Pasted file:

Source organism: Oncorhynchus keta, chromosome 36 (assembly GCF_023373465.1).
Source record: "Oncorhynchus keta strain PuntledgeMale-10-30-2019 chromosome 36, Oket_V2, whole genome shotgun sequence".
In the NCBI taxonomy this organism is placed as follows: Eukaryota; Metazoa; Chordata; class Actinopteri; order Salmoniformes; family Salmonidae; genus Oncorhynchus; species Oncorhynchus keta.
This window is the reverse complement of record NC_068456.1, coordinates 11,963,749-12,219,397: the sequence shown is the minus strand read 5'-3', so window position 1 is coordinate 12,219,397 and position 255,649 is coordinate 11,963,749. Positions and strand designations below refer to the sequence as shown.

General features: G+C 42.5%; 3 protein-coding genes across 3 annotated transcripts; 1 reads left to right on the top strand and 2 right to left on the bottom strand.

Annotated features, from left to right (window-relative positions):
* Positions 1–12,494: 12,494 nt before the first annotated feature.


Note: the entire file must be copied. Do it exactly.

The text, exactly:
Source organism: Oncorhynchus keta, chromosome 36 (assembly GCF_023373465.1).
Source record: "Oncorhynchus keta strain PuntledgeMale-10-30-2019 chromosome 36, Oket_V2, whole genome shotgun sequence".
In the NCBI taxonomy this organism is placed as follows: Eukaryota; Metazoa; Chordata; class Actinopteri; order Salmoniformes; family Salmonidae; genus Oncorhynchus; species Oncorhynchus keta.
This window is the reverse complement of record NC_068456.1, coordinates 11,963,749-12,219,397: the sequence shown is the minus strand read 5'-3', so window position 1 is coordinate 12,219,397 and position 255,649 is coordinate 11,963,749. Positions and strand designations below refer to the sequence as shown.

General features: G+C 42.5%; 3 protein-coding genes across 3 annotated transcripts; 1 reads left to right on the top strand and 2 right to left on the bottom strand.

Annotated features, from left to right (window-relative positions):
* Positions 1–12,494: 12,494 nt before the first annotated feature.